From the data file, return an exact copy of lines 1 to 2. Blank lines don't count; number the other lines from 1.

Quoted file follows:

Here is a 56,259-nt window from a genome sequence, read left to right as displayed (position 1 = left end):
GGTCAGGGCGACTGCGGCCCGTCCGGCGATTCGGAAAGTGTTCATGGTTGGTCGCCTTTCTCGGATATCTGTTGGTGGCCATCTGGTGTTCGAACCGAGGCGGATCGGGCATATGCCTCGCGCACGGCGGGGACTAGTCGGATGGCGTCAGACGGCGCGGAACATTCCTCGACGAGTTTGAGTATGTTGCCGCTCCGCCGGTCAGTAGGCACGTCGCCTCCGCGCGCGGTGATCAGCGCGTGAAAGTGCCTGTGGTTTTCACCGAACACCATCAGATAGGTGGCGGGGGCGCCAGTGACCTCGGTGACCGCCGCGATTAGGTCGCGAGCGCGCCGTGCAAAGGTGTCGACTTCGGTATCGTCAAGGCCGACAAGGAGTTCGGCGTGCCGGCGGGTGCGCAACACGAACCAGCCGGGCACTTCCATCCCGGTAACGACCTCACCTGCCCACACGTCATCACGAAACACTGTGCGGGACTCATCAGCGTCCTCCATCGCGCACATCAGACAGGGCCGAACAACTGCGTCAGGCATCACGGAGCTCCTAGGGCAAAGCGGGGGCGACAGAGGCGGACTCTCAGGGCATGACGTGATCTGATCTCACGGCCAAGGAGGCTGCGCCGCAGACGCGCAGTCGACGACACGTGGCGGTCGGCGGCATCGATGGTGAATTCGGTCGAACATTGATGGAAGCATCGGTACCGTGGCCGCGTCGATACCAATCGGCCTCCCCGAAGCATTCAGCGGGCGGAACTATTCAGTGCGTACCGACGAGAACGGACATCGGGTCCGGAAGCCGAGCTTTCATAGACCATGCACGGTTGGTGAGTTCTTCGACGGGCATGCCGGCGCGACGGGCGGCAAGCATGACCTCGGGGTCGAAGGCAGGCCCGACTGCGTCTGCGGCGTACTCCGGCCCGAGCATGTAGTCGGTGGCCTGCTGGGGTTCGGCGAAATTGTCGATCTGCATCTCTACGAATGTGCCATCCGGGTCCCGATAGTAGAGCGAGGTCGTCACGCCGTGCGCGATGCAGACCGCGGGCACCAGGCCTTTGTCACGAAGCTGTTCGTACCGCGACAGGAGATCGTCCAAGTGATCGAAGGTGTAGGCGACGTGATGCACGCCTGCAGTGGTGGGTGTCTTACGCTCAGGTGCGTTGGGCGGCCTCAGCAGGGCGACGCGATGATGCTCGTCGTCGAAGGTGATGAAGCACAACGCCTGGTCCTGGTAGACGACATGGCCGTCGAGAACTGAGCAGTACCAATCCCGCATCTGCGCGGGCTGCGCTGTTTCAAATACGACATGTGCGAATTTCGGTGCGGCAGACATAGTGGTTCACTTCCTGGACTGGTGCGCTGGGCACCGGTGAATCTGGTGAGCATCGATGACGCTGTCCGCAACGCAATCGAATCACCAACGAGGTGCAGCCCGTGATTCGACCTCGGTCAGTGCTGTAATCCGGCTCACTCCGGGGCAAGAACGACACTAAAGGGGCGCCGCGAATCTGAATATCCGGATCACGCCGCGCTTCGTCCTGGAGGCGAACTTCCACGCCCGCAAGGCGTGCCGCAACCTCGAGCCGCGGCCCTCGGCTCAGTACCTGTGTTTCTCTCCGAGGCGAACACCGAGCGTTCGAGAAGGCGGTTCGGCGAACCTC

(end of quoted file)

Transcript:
Here is a 56,259-nt window from a genome sequence, read left to right as displayed (position 1 = left end):
GGTCAGGGCGACTGCGGCCCGTCCGGCGATTCGGAAAGTGTTCATGGTTGGTCGCCTTTCTCGGATATCTGTTGGTGGCCATCTGGTGTTCGAACCGAGGCGGATCGGGCATATGCCTCGCGCACGGCGGGGACTAGTCGGATGGCGTCAGACGGCGCGGAACATTCCTCGACGAGTTTGAGTATGTTGCCGCTCCGCCGGTCAGTAGGCACGTCGCCTCCGCGCGCGGTGATCAGCGCGTGAAAGTGCCTGTGGTTTTCACCGAACACCATCAGATAGGTGGCGGGGGCGCCAGTGACCTCGGTGACCGCCGCGATTAGGTCGCGAGCGCGCCGTGCAAAGGTGTCGACTTCGGTATCGTCAAGGCCGACAAGGAGTTCGGCGTGCCGGCGGGTGCGCAACACGAACCAGCCGGGCACTTCCATCCCGGTAACGACCTCACCTGCCCACACGTCATCACGAAACACTGTGCGGGACTCATCAGCGTCCTCCATCGCGCACATCAGACAGGGCCGAACAACTGCGTCAGGCATCACGGAGCTCCTAGGGCAAAGCGGGGGCGACAGAGGCGGACTCTCAGGGCATGACGTGATCTGATCTCACGGCCAAGGAGGCTGCGCCGCAGACGCGCAGTCGACGACACGTGGCGGTCGGCGGCATCGATGGTGAATTCGGTCGAACATTGATGGAAGCATCGGTACCGTGGCCGCGTCGATACCAATCGGCCTCCCCGAAGCATTCAGCGGGCGGAACTATTCAGTGCGTACCGACGAGAACGGACATCGGGTCCGGAAGCCGAGCTTTCATAGACCATGCACGGTTGGTGAGTTCTTCGACGGGCATGCCGGCGCGACGGGCGGCAAGCATGACCTCGGGGTCGAAGGCAGGCCCGACTGCGTCTGCGGCGTACTCCGGCCCGAGCATGTAGTCGGTGGCCTGCTGGGGTTCGGCGAAATTGTCGATCTGCATCTCTACGAATGTGCCATCCGGGTCCCGATAGTAGAGCGAGGTCGTCACGCCGTGCGCGATGCAGACCGCGGGCACCAGGCCTTTGTCACGAAGCTGTTCGTACCGCGACAGGAGATCGTCCAAGTGATCGAAGGTGTAGGCGACGTGATGCACGCCTGCAGTGGTGGGTGTCTTACGCTCAGGTGCGTTGGGCGGCCTCAGCAGGGCGACGCGATGATGCTCGTCGTCGAAGGTGATGAAGCACAACGCCTGGTCCTGGTAGACGACATGGCCGTCGAGAACTGAGCAGTACCAATCCCGCATCTGCGCGGGCTGCGCTGTTTCAAATACGACATGTGCGAATTTCGGTGCGGCAGACATAGTGGTTCACTTCCTGGACTGGTGCGCTGGGCACCGGTGAATCTGGTGAGCATCGATGACGCTGTCCGCAACGCAATCGAATCACCAACGAGGTGCAGCCCGTGATTCGACCTCGGTCAGTGCTGTAATCCGGCTCACTCCGGGGCAAGAACGACACTAAAGGGGCGCCGCGAATCTGAATATCCGGATCACGCCGCGCTTCGTCCTGGAGGCGAACTTCCACGCCCGCAAGGCGTGCCGCAACCTCGAGCCGCGGCCCTCGGCTCAGTACCTGTGTTTCTCTCCGAGGCGAACACCGAGCGTTCGAGAAGGCGGTTCGGCGAACCTC